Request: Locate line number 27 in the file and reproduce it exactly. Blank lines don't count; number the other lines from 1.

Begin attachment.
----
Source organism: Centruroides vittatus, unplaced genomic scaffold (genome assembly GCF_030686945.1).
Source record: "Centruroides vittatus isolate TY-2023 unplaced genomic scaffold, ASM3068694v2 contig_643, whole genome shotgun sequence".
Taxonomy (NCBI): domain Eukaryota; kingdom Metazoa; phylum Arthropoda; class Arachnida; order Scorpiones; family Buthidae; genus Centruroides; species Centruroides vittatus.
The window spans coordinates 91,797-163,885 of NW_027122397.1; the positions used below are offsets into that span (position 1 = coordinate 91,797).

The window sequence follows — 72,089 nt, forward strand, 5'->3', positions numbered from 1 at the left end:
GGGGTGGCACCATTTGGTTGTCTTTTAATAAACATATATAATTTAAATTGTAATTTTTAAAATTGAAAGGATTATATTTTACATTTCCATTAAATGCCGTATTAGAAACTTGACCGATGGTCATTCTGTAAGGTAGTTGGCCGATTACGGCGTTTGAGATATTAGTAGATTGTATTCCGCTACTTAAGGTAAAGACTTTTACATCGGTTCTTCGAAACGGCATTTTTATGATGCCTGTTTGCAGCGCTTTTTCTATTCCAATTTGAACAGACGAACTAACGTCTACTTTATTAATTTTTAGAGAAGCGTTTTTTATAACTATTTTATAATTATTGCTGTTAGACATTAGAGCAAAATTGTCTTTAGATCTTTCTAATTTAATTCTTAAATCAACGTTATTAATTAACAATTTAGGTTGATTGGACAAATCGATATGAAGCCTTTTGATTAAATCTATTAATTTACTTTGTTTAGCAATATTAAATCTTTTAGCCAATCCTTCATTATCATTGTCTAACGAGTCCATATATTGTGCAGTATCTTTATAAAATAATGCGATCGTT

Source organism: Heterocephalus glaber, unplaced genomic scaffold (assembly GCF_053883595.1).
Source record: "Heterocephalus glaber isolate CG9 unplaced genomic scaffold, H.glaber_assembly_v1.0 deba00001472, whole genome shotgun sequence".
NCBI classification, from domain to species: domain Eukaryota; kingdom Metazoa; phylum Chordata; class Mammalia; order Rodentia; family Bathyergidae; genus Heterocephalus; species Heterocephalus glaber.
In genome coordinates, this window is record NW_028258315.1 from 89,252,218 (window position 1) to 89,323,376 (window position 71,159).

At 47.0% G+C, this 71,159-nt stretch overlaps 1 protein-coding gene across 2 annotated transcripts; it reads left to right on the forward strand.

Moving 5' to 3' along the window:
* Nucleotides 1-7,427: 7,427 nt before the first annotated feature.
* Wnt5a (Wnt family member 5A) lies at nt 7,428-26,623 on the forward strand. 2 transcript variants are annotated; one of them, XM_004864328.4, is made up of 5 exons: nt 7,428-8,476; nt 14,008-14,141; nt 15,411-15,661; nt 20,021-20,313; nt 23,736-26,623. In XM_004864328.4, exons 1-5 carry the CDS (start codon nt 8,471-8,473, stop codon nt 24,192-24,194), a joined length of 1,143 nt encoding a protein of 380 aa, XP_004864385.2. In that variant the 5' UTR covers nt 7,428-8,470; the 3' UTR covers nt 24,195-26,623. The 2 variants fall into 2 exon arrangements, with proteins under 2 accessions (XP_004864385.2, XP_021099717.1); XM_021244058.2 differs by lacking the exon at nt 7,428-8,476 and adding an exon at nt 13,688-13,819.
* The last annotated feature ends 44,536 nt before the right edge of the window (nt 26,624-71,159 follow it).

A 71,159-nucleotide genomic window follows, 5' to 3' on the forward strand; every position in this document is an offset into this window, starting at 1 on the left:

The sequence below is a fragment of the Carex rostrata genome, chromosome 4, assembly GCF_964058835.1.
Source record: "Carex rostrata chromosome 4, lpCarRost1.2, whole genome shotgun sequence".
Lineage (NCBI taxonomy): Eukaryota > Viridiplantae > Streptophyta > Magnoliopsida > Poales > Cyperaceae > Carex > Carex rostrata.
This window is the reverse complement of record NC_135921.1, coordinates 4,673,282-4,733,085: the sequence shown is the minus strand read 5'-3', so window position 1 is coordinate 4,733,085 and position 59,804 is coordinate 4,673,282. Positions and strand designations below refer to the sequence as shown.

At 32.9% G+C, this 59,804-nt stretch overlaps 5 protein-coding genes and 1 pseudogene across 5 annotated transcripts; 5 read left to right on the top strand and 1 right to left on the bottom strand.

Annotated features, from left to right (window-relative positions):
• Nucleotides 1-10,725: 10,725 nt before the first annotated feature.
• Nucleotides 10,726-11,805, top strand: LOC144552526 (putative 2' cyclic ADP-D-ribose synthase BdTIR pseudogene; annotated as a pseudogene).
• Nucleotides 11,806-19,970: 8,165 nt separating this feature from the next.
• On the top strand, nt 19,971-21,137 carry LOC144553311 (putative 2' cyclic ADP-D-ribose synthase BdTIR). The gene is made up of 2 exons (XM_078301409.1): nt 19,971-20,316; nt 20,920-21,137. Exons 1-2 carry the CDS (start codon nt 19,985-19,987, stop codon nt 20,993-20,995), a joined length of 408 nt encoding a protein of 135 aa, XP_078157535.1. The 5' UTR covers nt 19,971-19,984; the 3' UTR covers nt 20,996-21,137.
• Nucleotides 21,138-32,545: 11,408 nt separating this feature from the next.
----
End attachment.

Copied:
• Nucleotides 21,138-32,545: 11,408 nt separating this feature from the next.